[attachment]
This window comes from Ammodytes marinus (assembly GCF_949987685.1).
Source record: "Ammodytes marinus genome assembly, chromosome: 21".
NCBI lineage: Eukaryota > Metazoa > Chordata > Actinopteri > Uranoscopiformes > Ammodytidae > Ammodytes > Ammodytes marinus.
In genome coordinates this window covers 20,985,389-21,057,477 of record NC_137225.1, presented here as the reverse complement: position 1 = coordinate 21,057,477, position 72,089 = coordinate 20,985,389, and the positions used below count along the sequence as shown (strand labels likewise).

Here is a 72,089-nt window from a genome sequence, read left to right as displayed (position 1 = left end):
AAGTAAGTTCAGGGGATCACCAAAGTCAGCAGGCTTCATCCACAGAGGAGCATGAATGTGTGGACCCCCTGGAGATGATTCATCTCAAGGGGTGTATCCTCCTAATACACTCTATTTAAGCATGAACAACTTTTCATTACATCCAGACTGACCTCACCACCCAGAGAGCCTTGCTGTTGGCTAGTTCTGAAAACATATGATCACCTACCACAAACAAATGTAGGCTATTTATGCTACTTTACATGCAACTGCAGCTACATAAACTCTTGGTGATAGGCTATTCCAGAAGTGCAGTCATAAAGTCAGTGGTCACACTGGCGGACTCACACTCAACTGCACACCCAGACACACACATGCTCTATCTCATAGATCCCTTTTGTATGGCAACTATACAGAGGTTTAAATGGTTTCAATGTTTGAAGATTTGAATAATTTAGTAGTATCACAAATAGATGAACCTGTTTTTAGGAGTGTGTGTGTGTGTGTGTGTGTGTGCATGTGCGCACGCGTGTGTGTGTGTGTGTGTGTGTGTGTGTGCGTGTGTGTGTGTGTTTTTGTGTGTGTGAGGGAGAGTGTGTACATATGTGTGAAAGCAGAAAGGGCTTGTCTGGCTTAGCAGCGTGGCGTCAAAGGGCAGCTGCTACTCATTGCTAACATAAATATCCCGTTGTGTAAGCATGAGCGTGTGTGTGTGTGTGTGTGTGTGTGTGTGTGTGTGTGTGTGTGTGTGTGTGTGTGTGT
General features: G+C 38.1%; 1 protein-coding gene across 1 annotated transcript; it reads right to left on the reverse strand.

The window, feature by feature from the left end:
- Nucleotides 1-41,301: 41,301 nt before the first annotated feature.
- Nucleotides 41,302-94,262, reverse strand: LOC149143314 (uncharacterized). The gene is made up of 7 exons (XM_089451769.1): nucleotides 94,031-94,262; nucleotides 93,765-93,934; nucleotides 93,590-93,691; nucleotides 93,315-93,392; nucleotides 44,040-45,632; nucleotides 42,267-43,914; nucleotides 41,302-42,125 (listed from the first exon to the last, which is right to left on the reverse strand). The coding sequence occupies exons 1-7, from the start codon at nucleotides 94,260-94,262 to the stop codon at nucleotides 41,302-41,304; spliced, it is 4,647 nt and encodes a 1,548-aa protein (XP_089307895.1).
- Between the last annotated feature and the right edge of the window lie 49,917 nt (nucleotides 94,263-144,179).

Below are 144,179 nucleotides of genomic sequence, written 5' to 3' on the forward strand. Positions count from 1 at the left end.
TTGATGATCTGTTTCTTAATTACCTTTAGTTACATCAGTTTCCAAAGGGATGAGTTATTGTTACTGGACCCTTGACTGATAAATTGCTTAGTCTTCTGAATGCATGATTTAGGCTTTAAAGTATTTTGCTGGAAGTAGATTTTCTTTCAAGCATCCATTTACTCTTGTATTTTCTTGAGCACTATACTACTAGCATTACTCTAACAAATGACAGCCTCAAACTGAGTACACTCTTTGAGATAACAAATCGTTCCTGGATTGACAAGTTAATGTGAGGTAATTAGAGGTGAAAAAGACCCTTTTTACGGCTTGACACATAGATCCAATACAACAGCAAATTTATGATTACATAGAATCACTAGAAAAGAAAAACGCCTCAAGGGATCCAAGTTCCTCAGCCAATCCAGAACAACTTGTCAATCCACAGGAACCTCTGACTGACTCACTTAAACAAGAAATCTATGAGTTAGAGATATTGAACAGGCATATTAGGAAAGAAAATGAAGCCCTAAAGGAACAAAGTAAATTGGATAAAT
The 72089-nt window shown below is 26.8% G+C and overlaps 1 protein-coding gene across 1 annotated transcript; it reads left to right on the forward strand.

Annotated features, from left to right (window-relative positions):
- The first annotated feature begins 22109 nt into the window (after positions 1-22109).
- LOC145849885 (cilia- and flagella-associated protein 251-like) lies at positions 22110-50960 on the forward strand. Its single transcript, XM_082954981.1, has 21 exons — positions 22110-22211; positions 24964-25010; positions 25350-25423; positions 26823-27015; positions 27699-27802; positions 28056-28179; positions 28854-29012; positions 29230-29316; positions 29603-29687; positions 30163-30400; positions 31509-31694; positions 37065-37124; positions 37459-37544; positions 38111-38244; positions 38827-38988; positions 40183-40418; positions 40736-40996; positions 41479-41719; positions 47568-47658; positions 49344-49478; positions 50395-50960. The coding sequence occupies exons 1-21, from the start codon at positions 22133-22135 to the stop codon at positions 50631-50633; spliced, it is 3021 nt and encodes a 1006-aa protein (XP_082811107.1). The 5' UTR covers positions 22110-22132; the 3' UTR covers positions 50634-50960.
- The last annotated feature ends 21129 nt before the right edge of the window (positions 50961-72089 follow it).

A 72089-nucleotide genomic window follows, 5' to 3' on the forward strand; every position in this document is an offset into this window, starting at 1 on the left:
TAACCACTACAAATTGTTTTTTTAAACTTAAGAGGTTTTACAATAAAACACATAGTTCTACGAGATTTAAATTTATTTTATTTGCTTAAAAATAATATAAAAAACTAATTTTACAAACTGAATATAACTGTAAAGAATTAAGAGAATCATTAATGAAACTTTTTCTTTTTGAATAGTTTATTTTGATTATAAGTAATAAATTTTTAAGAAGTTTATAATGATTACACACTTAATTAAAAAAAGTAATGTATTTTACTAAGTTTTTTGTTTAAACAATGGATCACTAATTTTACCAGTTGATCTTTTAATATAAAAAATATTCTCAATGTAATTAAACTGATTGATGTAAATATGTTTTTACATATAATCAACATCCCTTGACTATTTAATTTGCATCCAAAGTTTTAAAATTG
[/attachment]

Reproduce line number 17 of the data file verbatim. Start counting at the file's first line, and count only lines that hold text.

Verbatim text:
- LOC145849885 (cilia- and flagella-associated protein 251-like) lies at positions 22110-50960 on the forward strand. Its single transcript, XM_082954981.1, has 21 exons — positions 22110-22211; positions 24964-25010; positions 25350-25423; positions 26823-27015; positions 27699-27802; positions 28056-28179; positions 28854-29012; positions 29230-29316; positions 29603-29687; positions 30163-30400; positions 31509-31694; positions 37065-37124; positions 37459-37544; positions 38111-38244; positions 38827-38988; positions 40183-40418; positions 40736-40996; positions 41479-41719; positions 47568-47658; positions 49344-49478; positions 50395-50960. The coding sequence occupies exons 1-21, from the start codon at positions 22133-22135 to the stop codon at positions 50631-50633; spliced, it is 3021 nt and encodes a 1006-aa protein (XP_082811107.1). The 5' UTR covers positions 22110-22132; the 3' UTR covers positions 50634-50960.